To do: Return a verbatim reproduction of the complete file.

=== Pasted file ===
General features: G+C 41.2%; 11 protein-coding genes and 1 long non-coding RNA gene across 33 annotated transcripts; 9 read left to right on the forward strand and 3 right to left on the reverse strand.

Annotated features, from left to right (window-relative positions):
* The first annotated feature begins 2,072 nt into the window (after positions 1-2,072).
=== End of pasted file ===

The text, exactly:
General features: G+C 41.2%; 11 protein-coding genes and 1 long non-coding RNA gene across 33 annotated transcripts; 9 read left to right on the forward strand and 3 right to left on the reverse strand.

Annotated features, from left to right (window-relative positions):
* The first annotated feature begins 2,072 nt into the window (after positions 1-2,072).